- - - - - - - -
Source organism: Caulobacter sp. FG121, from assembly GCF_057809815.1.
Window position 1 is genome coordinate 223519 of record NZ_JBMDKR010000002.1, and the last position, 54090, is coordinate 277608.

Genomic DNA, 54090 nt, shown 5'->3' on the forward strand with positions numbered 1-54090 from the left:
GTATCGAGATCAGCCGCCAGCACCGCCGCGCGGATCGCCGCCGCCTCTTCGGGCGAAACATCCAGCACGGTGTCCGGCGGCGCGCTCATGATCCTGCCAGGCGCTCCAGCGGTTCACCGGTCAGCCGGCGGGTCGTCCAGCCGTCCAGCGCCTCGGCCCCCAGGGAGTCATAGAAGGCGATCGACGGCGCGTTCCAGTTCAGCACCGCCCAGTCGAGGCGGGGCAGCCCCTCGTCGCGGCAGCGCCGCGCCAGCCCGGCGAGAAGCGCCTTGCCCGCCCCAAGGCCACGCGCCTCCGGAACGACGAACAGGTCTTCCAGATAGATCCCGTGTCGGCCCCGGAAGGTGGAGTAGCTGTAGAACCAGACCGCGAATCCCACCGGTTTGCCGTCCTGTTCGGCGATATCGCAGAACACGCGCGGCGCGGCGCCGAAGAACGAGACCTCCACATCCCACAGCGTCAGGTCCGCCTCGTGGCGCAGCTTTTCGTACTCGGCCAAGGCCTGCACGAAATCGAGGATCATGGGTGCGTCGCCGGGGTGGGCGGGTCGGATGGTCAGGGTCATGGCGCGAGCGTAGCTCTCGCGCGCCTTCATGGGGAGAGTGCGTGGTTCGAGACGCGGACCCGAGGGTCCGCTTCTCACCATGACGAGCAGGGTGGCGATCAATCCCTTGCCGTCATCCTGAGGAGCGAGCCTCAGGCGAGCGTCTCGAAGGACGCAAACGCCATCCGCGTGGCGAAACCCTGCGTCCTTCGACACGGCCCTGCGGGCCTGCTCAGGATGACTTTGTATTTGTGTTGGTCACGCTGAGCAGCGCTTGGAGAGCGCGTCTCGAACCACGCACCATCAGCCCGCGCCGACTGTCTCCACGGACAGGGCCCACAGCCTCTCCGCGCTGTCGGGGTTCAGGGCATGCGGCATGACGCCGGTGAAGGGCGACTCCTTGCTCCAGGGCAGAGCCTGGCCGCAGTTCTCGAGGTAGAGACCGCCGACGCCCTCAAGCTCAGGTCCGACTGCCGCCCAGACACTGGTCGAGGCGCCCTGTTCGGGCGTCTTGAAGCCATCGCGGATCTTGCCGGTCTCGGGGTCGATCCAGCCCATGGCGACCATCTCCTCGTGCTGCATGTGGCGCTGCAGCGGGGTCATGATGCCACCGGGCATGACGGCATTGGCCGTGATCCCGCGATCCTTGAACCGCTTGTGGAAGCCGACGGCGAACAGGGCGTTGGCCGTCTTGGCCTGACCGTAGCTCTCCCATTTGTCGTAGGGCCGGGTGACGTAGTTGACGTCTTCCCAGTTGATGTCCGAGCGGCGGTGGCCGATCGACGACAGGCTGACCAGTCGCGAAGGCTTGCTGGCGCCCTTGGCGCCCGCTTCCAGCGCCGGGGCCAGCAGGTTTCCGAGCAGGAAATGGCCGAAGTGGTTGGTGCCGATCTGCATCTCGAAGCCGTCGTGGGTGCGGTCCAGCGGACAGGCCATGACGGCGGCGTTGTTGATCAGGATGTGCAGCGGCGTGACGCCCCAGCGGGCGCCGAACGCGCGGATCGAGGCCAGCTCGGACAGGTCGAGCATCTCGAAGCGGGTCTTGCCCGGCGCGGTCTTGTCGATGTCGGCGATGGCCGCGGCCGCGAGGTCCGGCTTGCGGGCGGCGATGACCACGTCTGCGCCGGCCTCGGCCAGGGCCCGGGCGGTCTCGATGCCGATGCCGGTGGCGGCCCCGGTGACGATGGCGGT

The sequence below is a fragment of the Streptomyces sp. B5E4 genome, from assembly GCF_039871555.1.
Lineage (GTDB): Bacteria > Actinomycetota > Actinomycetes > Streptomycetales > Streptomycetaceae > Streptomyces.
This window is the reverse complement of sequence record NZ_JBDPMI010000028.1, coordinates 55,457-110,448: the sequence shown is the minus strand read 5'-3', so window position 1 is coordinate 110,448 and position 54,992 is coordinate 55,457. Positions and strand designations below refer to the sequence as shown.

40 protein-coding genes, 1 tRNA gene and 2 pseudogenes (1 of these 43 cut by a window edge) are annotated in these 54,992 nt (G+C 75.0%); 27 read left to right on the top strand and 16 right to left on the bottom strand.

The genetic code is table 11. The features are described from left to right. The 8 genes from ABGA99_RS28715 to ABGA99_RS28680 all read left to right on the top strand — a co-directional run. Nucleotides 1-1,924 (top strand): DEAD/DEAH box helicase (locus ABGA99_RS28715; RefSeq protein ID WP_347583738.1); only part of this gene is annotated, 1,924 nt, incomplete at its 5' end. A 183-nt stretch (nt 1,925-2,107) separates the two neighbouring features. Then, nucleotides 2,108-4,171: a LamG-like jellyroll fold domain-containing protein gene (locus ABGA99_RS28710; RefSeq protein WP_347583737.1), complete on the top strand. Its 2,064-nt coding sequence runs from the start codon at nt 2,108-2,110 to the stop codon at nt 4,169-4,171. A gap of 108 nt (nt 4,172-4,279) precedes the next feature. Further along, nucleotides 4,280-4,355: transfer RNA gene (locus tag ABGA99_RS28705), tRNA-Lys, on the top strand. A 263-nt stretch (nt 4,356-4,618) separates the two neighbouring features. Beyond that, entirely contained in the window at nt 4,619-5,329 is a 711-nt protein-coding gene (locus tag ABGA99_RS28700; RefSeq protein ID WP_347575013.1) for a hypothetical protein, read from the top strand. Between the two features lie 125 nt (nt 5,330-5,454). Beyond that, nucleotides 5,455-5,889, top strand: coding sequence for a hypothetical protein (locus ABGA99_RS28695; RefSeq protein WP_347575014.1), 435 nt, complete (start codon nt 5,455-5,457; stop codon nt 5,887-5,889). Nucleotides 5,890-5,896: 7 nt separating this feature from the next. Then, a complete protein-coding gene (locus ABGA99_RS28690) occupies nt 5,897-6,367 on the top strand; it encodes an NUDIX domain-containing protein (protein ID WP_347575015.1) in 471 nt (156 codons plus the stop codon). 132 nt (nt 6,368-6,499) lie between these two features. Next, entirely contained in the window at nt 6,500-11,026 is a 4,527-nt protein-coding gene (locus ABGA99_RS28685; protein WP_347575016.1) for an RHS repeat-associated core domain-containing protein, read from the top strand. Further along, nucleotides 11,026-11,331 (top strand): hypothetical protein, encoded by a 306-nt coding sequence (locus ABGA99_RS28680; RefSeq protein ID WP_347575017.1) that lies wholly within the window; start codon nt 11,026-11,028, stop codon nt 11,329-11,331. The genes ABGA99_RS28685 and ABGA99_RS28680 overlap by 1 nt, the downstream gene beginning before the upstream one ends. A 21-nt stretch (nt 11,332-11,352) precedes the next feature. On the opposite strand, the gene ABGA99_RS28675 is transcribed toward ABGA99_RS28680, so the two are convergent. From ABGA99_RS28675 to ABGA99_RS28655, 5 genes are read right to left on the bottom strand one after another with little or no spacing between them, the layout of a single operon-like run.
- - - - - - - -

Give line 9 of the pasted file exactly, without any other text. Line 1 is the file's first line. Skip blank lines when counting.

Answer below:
The genetic code is table 11. The features are described from left to right. The 8 genes from ABGA99_RS28715 to ABGA99_RS28680 all read left to right on the top strand — a co-directional run. Nucleotides 1-1,924 (top strand): DEAD/DEAH box helicase (locus ABGA99_RS28715; RefSeq protein ID WP_347583738.1); only part of this gene is annotated, 1,924 nt, incomplete at its 5' end. A 183-nt stretch (nt 1,925-2,107) separates the two neighbouring features. Then, nucleotides 2,108-4,171: a LamG-like jellyroll fold domain-containing protein gene (locus ABGA99_RS28710; RefSeq protein WP_347583737.1), complete on the top strand. Its 2,064-nt coding sequence runs from the start codon at nt 2,108-2,110 to the stop codon at nt 4,169-4,171. A gap of 108 nt (nt 4,172-4,279) precedes the next feature. Further along, nucleotides 4,280-4,355: transfer RNA gene (locus tag ABGA99_RS28705), tRNA-Lys, on the top strand. A 263-nt stretch (nt 4,356-4,618) separates the two neighbouring features. Beyond that, entirely contained in the window at nt 4,619-5,329 is a 711-nt protein-coding gene (locus tag ABGA99_RS28700; RefSeq protein ID WP_347575013.1) for a hypothetical protein, read from the top strand. Between the two features lie 125 nt (nt 5,330-5,454). Beyond that, nucleotides 5,455-5,889, top strand: coding sequence for a hypothetical protein (locus ABGA99_RS28695; RefSeq protein WP_347575014.1), 435 nt, complete (start codon nt 5,455-5,457; stop codon nt 5,887-5,889). Nucleotides 5,890-5,896: 7 nt separating this feature from the next. Then, a complete protein-coding gene (locus ABGA99_RS28690) occupies nt 5,897-6,367 on the top strand; it encodes an NUDIX domain-containing protein (protein ID WP_347575015.1) in 471 nt (156 codons plus the stop codon). 132 nt (nt 6,368-6,499) lie between these two features. Next, entirely contained in the window at nt 6,500-11,026 is a 4,527-nt protein-coding gene (locus ABGA99_RS28685; protein WP_347575016.1) for an RHS repeat-associated core domain-containing protein, read from the top strand. Further along, nucleotides 11,026-11,331 (top strand): hypothetical protein, encoded by a 306-nt coding sequence (locus ABGA99_RS28680; RefSeq protein ID WP_347575017.1) that lies wholly within the window; start codon nt 11,026-11,028, stop codon nt 11,329-11,331. The genes ABGA99_RS28685 and ABGA99_RS28680 overlap by 1 nt, the downstream gene beginning before the upstream one ends. A 21-nt stretch (nt 11,332-11,352) precedes the next feature. On the opposite strand, the gene ABGA99_RS28675 is transcribed toward ABGA99_RS28680, so the two are convergent. From ABGA99_RS28675 to ABGA99_RS28655, 5 genes are read right to left on the bottom strand one after another with little or no spacing between them, the layout of a single operon-like run.